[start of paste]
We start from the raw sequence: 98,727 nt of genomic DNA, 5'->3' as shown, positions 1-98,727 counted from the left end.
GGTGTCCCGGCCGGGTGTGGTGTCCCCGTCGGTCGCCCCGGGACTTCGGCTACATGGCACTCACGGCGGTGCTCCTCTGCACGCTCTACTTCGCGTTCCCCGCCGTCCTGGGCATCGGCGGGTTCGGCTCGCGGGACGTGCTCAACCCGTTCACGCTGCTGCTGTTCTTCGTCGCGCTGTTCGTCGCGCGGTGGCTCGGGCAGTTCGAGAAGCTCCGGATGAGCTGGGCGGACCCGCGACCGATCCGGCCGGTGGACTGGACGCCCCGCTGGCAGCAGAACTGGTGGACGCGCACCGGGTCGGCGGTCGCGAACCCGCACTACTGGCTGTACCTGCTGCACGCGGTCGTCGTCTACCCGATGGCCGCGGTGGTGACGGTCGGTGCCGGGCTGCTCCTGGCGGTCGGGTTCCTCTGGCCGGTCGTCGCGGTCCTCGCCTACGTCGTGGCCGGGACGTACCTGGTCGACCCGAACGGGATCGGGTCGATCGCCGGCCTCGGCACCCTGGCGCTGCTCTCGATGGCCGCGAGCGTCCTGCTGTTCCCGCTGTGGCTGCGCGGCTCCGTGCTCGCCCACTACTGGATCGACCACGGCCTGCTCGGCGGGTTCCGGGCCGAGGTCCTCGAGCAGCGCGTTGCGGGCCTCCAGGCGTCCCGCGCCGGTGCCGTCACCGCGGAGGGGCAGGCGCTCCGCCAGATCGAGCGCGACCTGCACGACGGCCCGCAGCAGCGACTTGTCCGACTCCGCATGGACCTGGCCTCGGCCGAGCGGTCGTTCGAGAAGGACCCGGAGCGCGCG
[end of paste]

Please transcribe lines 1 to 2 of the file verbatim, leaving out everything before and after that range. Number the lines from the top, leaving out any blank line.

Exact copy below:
We start from the raw sequence: 98,727 nt of genomic DNA, 5'->3' as shown, positions 1-98,727 counted from the left end.
GGTGTCCCGGCCGGGTGTGGTGTCCCCGTCGGTCGCCCCGGGACTTCGGCTACATGGCACTCACGGCGGTGCTCCTCTGCACGCTCTACTTCGCGTTCCCCGCCGTCCTGGGCATCGGCGGGTTCGGCTCGCGGGACGTGCTCAACCCGTTCACGCTGCTGCTGTTCTTCGTCGCGCTGTTCGTCGCGCGGTGGCTCGGGCAGTTCGAGAAGCTCCGGATGAGCTGGGCGGACCCGCGACCGATCCGGCCGGTGGACTGGACGCCCCGCTGGCAGCAGAACTGGTGGACGCGCACCGGGTCGGCGGTCGCGAACCCGCACTACTGGCTGTACCTGCTGCACGCGGTCGTCGTCTACCCGATGGCCGCGGTGGTGACGGTCGGTGCCGGGCTGCTCCTGGCGGTCGGGTTCCTCTGGCCGGTCGTCGCGGTCCTCGCCTACGTCGTGGCCGGGACGTACCTGGTCGACCCGAACGGGATCGGGTCGATCGCCGGCCTCGGCACCCTGGCGCTGCTCTCGATGGCCGCGAGCGTCCTGCTGTTCCCGCTGTGGCTGCGCGGCTCCGTGCTCGCCCACTACTGGATCGACCACGGCCTGCTCGGCGGGTTCCGGGCCGAGGTCCTCGAGCAGCGCGTTGCGGGCCTCCAGGCGTCCCGCGCCGGTGCCGTCACCGCGGAGGGGCAGGCGCTCCGCCAGATCGAGCGCGACCTGCACGACGGCCCGCAGCAGCGACTTGTCCGACTCCGCATGGACCTGGCCTCGGCCGAGCGGTCGTTCGAGAAGGACCCGGAGCGCGCG